But the winds are changing. Pulse research reveals 64 percent of organizations say their approach to social impact has improved over the past three years. This outcome is stronger among organizations that have taken deliberate actions:
- Among organizations that initiated at least some projects with a clear social impact statement, 77 percent improved their social impact outcomes.
- Among organizations with a task force or other entity responsible for identifying potential social impact, 79 percent improved their social impact outcomes.
- Among organizations with methods for measuring social impact, 80 percent improved their social impact outcomes.
Improving their approach to delivering projects with positive social impact requires organizational commitment. And actions vary by sector. Pulse research shows government, for example, initiates more projects with a social impact statement (44 percent versus the global average of 33 percent). Yet respondents in the sector see more major barriers to improving positive social impact (45 percent versus the global average 39 percent). Outlooks and outcomes also vary by sector. On average, 58 percent of respondents reported positive social impact, yet that number jumped to 64 percent in construction—where eco-friendly initiatives are in high demand—and dropped to 50 percent in financial services.
Leading the Pack
Pulse research reveals these sectors led the way on positive social impact over the past three years in the following areas:
The Power of Positive Impact
With careful planning and a clear commitment to measuring benefits, companies that emphasize social impact can generate long-term ROI for themselves and the world.
The benefits of projects that deliver positive social impact extend far and wide, according to Pulse data:
That doesn’t mean a sacrifice to organizational performance. Done right, social impact efforts present a win-win for organizations—improving results across the enterprise, from the bottom line to the talent pipeline.
Fidelity International found shares of companies that received top sustainability ratings outperformed the S&P 500 during the early weeks of the pandemic, for example.
Delivering positive social impact can also help companies retain top talent and attract new workers. According to Deloitte, 60 percent of millennials and Gen Zers say their employers’ positive responses to the global pandemic make them want to stay with their employers longer.
“When team members see projects aligned with purpose, they form a deeper connection with their organization, increasing retention, professional satisfaction, positive brand perception and even their productivity,” Techint’s Fabri says.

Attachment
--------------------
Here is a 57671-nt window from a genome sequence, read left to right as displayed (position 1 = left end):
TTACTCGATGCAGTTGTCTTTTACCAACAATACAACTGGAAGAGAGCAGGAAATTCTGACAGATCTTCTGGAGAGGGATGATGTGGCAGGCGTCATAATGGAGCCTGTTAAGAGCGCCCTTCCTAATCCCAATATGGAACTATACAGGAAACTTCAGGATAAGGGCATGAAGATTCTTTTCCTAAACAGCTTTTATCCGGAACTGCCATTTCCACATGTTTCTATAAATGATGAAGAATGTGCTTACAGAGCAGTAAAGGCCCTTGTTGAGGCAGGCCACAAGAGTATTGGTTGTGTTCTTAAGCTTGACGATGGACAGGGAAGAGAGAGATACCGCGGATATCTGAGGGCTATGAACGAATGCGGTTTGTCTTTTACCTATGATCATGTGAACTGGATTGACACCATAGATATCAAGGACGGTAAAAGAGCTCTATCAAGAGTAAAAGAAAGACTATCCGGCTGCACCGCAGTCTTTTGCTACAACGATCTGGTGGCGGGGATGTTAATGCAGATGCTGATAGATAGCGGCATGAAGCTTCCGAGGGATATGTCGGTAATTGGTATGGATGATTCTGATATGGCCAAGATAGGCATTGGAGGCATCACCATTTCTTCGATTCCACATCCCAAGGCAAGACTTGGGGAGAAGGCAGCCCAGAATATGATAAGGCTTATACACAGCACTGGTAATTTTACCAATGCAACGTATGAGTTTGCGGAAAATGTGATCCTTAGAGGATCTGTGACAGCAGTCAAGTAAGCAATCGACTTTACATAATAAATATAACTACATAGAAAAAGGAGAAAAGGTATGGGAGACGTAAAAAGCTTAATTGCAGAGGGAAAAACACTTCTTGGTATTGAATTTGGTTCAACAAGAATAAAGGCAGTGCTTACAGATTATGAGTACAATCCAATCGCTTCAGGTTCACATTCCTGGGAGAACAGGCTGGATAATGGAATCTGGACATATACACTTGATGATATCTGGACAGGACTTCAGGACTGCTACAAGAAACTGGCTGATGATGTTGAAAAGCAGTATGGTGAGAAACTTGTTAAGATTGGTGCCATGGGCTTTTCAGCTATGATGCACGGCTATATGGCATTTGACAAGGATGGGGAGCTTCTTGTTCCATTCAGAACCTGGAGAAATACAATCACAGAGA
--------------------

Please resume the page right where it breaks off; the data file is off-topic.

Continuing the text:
Mateo Abad of Mujeres agrees: “When you deliver social impact, you create opportunities and you develop the people who might work for your organization. When you give, you receive.”
Do Good, Do Well
Do the right thing. Do the smart thing. Here are three ways project leaders at forward-thinking organizations make positive social impact happen:
- Discover a Competitive Edge
Generating positive social impact not only improves the communities we live in—it can help companies boost the bottom line and retain top talent.
- Make It a Strategic Priority
Emphasizing careful, intentional planning and securing stakeholder support from inside and outside the organization ensures positive social impact is ingrained in the company DNA.
- Measure the Influence
Just like other intended benefits, positive social impact must be tracked and measured to make sure initiatives deliver their intended value. It’s not all sunshine and rainbows: Teams must anticipate and mitigate any negative social impact, too.
Social Impact in The Project Economy
Every project has an impact—and increasingly it’s up to project leaders to make it a positive one. The same strategic mindset behind the drive for bottom-line results must also be applied to ensure projects create a better world.
Whether it’s eradicating hunger or promoting economic growth, delivering social change through The Project Economy is the best way to move organizations—and the world—forward.
In a world full of wicked problems, social impact is taking center stage on projects. Here are the top 10 social good initiatives on PMI’s 2020 list of Most Influential Projects: